12 – How to agree work

Last Updated on 3 November 2023

This help sheet is the first of two that look at agreeing work and getting paid on time.

It’s not always easy to secure freelance work when you want it. But when someone wants your skills it’s important to make sure there are no misunderstandings.

You also want to make sure that promises are lived up to, and that you’re paid on time when it’s done.

Do your research


You can’t agree work in a vacuum. Every job role fits into an existing context. In short, you need to know what the usual arrangements are for the role you’re taking on. And you need to know what people are normally paid for that job.

Unions like BECTU or the WGGB are really useful for this. They often have ‘rate cards’ or suggested fee rates.

The best source of information is people who have already done what you want to do. This is why networking is as much about keeping in the loop as it is about getting work.

two people chatting

If you’re new to freelancing don’t be afraid to ask people who are a few years ahead of you. You don’t want to ask ‘what do you earn then’, as that’s a bit too direct for UK tastes. But it’s OK to ask ‘what do people normally get paid for this kind of work’.

The more people you talk to, the more expert you become. This will bolster your self-confidence too.

It’s OK to ask questions of freelancers who are more experienced than you. Experienced freelancers were beginners once. They won’t mind, especially if you offer to buy them a drink while you pick their brains.

Confirm in writing (even if it’s a text message)

A lot of work starts with a verbal agreement – a chat over the phone, or over a coffee.

If you understand this to be a formal job offer it’s important to get something in writing as soon as possible.

There are at least three things you’d want to be sure of:

  1. What the scope of the job is – the job role
  2. The dates/times you’re expected to work, or the deadline for delivery
  3. The fee

Remember that you can’t work out if the fee is fair until you know what the job is and how long it will take.

In production the paperwork from their side can sometimes take a while, particularly if a large organisation is involved.

We also need to admit that for small jobs the person offering the work might not want to do any paperwork.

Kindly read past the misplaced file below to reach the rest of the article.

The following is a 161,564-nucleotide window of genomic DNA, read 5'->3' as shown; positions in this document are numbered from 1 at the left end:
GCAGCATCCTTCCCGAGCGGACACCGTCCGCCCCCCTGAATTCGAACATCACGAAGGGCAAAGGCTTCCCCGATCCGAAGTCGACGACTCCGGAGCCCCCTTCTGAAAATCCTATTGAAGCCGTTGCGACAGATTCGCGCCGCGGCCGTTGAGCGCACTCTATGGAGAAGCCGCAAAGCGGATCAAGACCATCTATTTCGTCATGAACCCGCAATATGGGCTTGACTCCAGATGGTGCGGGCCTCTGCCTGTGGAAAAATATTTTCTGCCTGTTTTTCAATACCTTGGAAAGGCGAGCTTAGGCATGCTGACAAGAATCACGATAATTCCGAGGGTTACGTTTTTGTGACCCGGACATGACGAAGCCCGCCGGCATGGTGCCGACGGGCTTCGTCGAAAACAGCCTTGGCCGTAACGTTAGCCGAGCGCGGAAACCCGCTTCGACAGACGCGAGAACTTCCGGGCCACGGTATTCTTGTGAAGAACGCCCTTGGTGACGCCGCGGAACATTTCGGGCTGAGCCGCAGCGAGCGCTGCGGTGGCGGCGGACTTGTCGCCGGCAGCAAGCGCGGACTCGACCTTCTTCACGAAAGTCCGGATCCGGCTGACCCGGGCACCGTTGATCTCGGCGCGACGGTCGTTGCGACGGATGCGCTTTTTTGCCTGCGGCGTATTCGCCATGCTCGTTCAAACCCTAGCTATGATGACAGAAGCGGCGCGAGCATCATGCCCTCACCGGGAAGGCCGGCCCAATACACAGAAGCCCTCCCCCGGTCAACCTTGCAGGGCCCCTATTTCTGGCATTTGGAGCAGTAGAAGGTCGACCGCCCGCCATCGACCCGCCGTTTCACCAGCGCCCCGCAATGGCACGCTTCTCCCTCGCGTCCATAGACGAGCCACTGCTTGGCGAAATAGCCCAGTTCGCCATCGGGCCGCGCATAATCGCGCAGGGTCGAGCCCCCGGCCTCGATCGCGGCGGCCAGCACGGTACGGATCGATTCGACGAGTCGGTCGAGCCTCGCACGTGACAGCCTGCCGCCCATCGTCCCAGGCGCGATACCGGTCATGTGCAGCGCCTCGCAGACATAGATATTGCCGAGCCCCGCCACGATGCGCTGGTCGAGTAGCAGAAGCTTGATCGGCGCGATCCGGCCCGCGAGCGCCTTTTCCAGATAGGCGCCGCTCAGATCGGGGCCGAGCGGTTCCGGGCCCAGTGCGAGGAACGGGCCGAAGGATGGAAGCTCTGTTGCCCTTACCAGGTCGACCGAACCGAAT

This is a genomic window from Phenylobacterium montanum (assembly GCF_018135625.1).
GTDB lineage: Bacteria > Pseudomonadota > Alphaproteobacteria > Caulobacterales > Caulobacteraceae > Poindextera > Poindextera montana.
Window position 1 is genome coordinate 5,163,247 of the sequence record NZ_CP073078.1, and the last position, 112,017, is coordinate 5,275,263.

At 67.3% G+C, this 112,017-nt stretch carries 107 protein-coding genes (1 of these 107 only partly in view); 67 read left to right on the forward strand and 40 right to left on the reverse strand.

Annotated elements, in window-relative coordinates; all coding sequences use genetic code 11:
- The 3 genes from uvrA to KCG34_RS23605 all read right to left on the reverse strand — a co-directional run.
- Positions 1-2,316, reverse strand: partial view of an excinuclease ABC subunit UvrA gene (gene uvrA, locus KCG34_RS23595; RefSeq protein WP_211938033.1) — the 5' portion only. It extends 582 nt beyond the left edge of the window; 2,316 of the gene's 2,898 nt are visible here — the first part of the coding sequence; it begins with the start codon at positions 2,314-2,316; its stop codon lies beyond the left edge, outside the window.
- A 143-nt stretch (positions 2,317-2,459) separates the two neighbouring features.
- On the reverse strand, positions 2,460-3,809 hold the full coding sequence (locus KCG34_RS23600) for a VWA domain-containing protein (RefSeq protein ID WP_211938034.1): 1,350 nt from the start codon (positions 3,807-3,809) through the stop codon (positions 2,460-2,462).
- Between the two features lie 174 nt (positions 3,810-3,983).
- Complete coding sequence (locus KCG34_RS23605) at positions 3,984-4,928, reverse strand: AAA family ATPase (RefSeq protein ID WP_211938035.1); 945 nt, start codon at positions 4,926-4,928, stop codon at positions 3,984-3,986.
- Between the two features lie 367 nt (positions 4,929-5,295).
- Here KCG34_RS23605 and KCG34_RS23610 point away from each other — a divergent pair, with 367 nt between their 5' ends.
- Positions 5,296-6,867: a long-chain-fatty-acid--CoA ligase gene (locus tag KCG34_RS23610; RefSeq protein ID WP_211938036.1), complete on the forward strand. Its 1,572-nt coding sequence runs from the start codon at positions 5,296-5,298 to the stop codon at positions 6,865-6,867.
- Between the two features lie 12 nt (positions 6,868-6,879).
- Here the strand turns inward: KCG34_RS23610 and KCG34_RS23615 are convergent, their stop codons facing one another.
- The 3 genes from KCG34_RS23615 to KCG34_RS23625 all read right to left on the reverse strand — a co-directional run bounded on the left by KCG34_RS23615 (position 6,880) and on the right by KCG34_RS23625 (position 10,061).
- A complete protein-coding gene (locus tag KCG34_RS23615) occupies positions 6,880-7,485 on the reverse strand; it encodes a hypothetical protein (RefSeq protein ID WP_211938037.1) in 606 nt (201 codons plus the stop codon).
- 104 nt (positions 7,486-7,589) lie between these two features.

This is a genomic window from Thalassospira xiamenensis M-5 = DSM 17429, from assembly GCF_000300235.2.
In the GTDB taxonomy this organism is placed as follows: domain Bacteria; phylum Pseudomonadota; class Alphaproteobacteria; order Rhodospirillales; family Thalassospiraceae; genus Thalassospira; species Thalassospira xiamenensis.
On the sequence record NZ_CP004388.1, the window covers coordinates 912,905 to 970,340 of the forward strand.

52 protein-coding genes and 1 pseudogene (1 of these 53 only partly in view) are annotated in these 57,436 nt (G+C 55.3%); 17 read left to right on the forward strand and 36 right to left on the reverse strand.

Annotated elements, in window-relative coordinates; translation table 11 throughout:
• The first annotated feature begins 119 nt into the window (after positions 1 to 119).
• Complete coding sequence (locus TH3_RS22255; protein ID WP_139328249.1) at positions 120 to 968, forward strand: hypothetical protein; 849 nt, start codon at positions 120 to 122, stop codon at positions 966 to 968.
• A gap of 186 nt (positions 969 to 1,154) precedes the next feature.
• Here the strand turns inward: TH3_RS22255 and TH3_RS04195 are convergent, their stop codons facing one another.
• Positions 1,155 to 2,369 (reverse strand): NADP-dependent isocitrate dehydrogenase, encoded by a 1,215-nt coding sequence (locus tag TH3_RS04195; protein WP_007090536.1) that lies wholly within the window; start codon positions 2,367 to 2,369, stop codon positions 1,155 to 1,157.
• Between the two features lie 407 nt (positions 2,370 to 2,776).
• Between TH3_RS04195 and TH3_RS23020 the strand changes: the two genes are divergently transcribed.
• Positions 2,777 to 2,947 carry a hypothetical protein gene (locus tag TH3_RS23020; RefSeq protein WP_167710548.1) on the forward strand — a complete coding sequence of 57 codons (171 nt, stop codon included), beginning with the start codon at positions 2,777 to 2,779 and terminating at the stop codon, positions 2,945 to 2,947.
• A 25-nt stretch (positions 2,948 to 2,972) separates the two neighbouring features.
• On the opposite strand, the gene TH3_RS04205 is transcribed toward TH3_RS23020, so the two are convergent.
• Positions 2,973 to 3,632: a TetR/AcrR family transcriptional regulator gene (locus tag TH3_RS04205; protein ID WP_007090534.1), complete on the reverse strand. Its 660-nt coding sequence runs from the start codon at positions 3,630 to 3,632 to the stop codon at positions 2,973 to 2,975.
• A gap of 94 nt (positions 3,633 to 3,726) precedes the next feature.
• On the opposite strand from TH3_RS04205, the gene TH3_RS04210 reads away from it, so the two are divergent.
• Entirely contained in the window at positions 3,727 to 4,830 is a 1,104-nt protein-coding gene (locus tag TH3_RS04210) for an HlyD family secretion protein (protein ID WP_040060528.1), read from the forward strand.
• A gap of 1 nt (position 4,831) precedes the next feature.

So as a freelancer it’s important for you to take the initiative and put a confirmation in writing yourself.

This is how I do it:

  • Agree ANY work in writing, including the agreed fee and the hours/days to be worked. It doesn’t necessarily have to be a big contract. Just make sure that you confirm by email what you’ve agreed verbally. This goes for dailies just as much as longer fixed-term work.
  • If you’re being paid PAYE make sure you’re clear whether extra holiday pay is included in the rate. It’s usually a good idea to use the phrase ‘just to be clear this rate does not include rolled up holiday pay’. They might say ‘oh yes it does’ but at least you’re clear what to expect. (See the note about holiday pay below)
  • If it’s a text conversation for a short piece of work, screenshot the conversation. That’s your agreement in writing.
  • Ask the person who’s giving you the work to confirm your email is correct. If they’re not prepared to reply to your written message with a written ‘yes’ you should be suspicious.

Once everything is confirmed push to get set up on their payment system as soon as possible. Ask them what information they need from you. That usually prompts them to start the process.

Done all the above? Well done! Enjoy the job. Now look at our help sheet on how to get paid on time:

Help sheet 13 – Late payments, and how to avoid them >

A note about ‘pencilling’

If someone says they’ll ‘pencil you in’ that simply means that you might get the job if it goes ahead. Then again you might not.

A ‘pencil’ is not a job offer, and it is definitely not a confirmation. If you’re ‘pencilled in’ feel free to continue looking for other work.

What is holiday pay for freelancers?

Any worker is supposed to be eligible for time off to ensure good physical and mental health and to avoid exploitation.

This is easy to understand for full-time permanent employees, but what about freelancers who might be doing a job for a week or a month? They may not be able to take time off for ‘holidays’.

To recognise this, employers are supposed to compensate the worker with money instead of time off. You’re effectively being paid in lieu of taking holiday. It’s usually a percentage of your agreed fee – around 12%.

PAYE freelancer

For someone working as a PAYE freelancer (paid and taxed as if employed) it’s important to know whether the fee you’ve agreed includes holiday pay or not. 

It’s not supposed to, but some unscrupulous employers might leave this unspoken and then pay you less than you were expecting.

sole trader

A sole trader usually negotiates a ‘buy out’ rate. This includes everything and is effectively a ‘rate for the job’. 

This is the amount that will go on the invoice and this is what you’re paid. Everything is pretty obvious. 

This is also true of limited company freelancers.

Not sure what kind of freelancer you are? Check here:

What is a freelancer? >

Holiday pay and Brexit

UK EU flag

Sorry to bring up the ‘B’-word, but you might recall that holiday pay was originally an EU initiative, part of attempts to ensure that people aren’t made to work too hard.

During the run up to the EU referendum in 2016 some feared that holiday pay might be abolished if the UK left the EU. Of course some employers see holiday pay as ‘red tape from Brussels’.

Either way nothing has changed at time of writing. But this is one to keep an eye on.

Image credit: Peggy und Marco Lachmann-Anke from Pixabay

Posted on 11 January 2020